HOUSTON – She wondered what the children knew.

Kimberly Hewitt noticed them playing outside Cuney Homes when she arrived on the anniversary of George Floyd's killing and feared the deaths of Black people were starting to seem too normal.

She did not want young people here to think an early death was their fate, too.

Hewitt and several dozen well-wishers prayed. They recited Floyd's name and released a panoply of red and gold balloons into the sky. Yet the mourning was hardly over.

Floyd was only one in a cascade of neighborhood men to die lately, and they had another funeral to attend.

For days, the usual crowd had been fading around the intersection of Winburn and Tierwester Streets near where Floyd spent much of his life.

Some declined to give interviews about him, saying they were too upset that Christopher Hutchins — a childhood friend of Floyd's — was gunned down on the freeway May 17.

The Sunday after it happened, Hewitt came out to the corner and turned up the gospel music of Kirk Franklin outside her food stand, the Brunch Box. Joyful lyrics danced down the empty streets. Put your hands together! Put your hands together! It did little to lift Hewitt's spirits as she mixed her waffle batter.

They had both grown up with Floyd in Cuney Homes, known as "the Bricks," Houston's oldest public housing project. She opened the Brunch Box across the street several years ago and joined a program to train Black entrepreneurs. Hewitt hoped she could expand one day and create jobs and charitable programs for her community.

Many of her customers knew Floyd, and his sister and niece occasionally stopped by for margaritas. As Floyd's killing by a Minneapolis police officer last May spurred a global movement against racism, Hewitt and Hutchins marched for justice. Floyd's friend Milton "Poboy" Carney brought signs for her to put outside the Brunch Box: "Black Lives Matter" and "Justice for George Floyd."

Over the months, Hewitt noticed that they always held firm in the ground, even as the rain and winds swept over tents and other decorations.

She figured it was Floyd's way of saying he wasn't going anywhere. She vowed that neither would she.

Then somebody called Hewitt last November and told her that her son was dead.


"Dietrich! Dietrich! Dietrich!"

She threw herself to the ground and screamed her son's name. A man had shot him outside a convenience store a half-mile from the Brunch Box. Hewitt already had lost one of her three sons in 2012, when someone killed him in self-defense. But to lose another? It was all the more wrenching in the wake of Floyd's death. He mentored Dietrich, as he had other local men, before leaving for Minneapolis.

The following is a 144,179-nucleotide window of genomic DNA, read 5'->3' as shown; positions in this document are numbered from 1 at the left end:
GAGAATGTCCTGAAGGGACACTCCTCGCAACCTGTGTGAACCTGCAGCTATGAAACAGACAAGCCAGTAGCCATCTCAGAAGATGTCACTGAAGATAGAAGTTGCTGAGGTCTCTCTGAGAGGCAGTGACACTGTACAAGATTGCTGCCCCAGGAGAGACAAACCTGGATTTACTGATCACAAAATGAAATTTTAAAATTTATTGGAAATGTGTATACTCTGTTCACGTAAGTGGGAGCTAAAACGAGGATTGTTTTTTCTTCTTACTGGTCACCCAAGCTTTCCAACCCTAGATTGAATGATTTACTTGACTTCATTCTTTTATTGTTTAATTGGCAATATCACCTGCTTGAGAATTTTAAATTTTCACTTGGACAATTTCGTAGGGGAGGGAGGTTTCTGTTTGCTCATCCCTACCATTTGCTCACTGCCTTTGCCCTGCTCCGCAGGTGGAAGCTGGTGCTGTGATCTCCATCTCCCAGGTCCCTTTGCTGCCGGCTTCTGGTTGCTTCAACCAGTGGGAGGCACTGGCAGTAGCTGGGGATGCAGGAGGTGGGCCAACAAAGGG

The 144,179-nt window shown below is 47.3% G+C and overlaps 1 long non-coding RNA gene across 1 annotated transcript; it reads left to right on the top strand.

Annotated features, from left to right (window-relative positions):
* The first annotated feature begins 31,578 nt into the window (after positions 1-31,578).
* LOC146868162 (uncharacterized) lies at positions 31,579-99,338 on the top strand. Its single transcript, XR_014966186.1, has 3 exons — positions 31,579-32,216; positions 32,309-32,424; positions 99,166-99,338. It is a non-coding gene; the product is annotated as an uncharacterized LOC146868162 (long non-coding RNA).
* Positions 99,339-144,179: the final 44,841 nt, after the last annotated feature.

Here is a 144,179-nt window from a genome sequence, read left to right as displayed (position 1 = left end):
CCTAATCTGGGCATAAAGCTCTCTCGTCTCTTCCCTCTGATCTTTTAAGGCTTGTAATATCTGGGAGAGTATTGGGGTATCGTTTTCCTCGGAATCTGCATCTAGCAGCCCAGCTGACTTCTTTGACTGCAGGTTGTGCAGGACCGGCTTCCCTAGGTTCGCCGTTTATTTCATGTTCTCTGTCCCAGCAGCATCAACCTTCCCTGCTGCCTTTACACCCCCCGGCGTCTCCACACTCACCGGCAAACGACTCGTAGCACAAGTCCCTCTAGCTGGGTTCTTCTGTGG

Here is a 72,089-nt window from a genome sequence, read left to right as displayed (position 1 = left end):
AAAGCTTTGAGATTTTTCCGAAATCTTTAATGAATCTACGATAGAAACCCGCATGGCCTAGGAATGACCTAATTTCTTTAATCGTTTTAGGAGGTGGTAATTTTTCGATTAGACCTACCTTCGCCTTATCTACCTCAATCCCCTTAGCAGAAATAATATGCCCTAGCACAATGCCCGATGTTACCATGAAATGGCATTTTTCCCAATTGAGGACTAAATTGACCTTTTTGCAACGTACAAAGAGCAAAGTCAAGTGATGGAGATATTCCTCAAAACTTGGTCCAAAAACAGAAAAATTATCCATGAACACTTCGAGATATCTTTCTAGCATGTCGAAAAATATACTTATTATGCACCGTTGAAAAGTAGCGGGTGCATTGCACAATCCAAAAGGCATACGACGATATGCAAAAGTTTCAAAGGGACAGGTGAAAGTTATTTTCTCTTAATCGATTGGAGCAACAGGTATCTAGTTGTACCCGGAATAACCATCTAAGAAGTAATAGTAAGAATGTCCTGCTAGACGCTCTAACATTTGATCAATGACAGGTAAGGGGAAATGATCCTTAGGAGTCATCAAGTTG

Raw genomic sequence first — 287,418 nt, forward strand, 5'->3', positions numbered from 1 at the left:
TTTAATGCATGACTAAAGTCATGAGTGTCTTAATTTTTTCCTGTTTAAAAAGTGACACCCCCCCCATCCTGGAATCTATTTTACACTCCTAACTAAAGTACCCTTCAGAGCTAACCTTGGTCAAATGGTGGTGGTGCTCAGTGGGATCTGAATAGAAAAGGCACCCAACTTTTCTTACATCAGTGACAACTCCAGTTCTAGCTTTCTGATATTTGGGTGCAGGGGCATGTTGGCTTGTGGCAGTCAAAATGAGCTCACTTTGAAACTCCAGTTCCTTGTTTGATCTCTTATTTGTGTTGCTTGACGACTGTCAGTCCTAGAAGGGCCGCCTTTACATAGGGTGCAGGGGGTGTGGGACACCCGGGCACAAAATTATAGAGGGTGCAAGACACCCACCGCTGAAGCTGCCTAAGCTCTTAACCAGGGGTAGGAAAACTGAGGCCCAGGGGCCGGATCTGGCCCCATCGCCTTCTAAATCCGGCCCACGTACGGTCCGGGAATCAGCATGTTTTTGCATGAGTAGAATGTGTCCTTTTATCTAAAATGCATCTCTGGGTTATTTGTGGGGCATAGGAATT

Hewitt, 46, closed the Brunch Box for a month and used the profits from her fledgling business to bury her son. She had just one child living in Houston now, a 20-year-old daughter. Two other adult children had moved away.

Hewitt made sure to look happy for her customers when she reopened, even if she was only pretending.

Across the street stood Scott Food Market, a corner store where a mural of Floyd graced the southern wall. She could not see the painting from where she stood: the Brunch Box faced the front of the store, where it had become a tradition to record the names of the local dead on the wall.

Someone wrote a poem about endangered Black men across the bricks.


The killings did not stop.

Floyd's friend Baby D, 25, was shot to death outside the market in February. Two weeks later came the downtown slaying of another: 31 year-old rapper Obe Noir. Better known in the neighborhood as Zay the Brick Boy, he had played professional basketball overseas but never forgot his Cuney Homes roots and spoke passionately against police brutality after Floyd's death.

Last year, he collaborated with the rapper Reconcile for a song called "Streets is Suicide" about the epidemic of shootings, filming scenes in by the Floyd mural at Scott Food Market. The opening drew from an Instagram video Floyd posted about how the next generation was so lost, going around busting out guns in crowds, killing kids.

Hutchins planned to join events on the anniversary of Floyd's passing, and his death sent a new current of grief over Floyd's family. Floyd's brother Philonise was born the same year as Hutchins, 39, and he cried at the news.